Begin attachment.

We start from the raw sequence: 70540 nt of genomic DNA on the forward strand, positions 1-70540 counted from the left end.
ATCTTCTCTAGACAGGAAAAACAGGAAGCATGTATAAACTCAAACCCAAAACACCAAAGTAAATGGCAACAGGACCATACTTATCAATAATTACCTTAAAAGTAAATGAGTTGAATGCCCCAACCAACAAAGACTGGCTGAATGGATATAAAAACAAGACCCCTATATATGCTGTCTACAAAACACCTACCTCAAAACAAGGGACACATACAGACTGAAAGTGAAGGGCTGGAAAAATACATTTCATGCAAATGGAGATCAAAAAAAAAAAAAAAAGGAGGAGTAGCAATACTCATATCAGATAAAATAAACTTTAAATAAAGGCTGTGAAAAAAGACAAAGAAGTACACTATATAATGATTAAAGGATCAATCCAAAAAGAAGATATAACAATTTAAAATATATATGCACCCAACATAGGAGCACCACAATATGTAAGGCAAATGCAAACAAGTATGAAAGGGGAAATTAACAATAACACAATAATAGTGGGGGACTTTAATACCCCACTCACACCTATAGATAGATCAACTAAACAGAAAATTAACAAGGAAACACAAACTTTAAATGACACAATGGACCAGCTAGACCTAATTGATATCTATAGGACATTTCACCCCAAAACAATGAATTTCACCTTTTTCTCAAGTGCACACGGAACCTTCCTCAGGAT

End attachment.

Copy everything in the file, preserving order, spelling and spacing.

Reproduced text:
We start from the raw sequence: 70540 nt of genomic DNA on the forward strand, positions 1-70540 counted from the left end.
ATCTTCTCTAGACAGGAAAAACAGGAAGCATGTATAAACTCAAACCCAAAACACCAAAGTAAATGGCAACAGGACCATACTTATCAATAATTACCTTAAAAGTAAATGAGTTGAATGCCCCAACCAACAAAGACTGGCTGAATGGATATAAAAACAAGACCCCTATATATGCTGTCTACAAAACACCTACCTCAAAACAAGGGACACATACAGACTGAAAGTGAAGGGCTGGAAAAATACATTTCATGCAAATGGAGATCAAAAAAAAAAAAAAAAGGAGGAGTAGCAATACTCATATCAGATAAAATAAACTTTAAATAAAGGCTGTGAAAAAAGACAAAGAAGTACACTATATAATGATTAAAGGATCAATCCAAAAAGAAGATATAACAATTTAAAATATATATGCACCCAACATAGGAGCACCACAATATGTAAGGCAAATGCAAACAAGTATGAAAGGGGAAATTAACAATAACACAATAATAGTGGGGGACTTTAATACCCCACTCACACCTATAGATAGATCAACTAAACAGAAAATTAACAAGGAAACACAAACTTTAAATGACACAATGGACCAGCTAGACCTAATTGATATCTATAGGACATTTCACCCCAAAACAATGAATTTCACCTTTTTCTCAAGTGCACACGGAACCTTCCTCAGGAT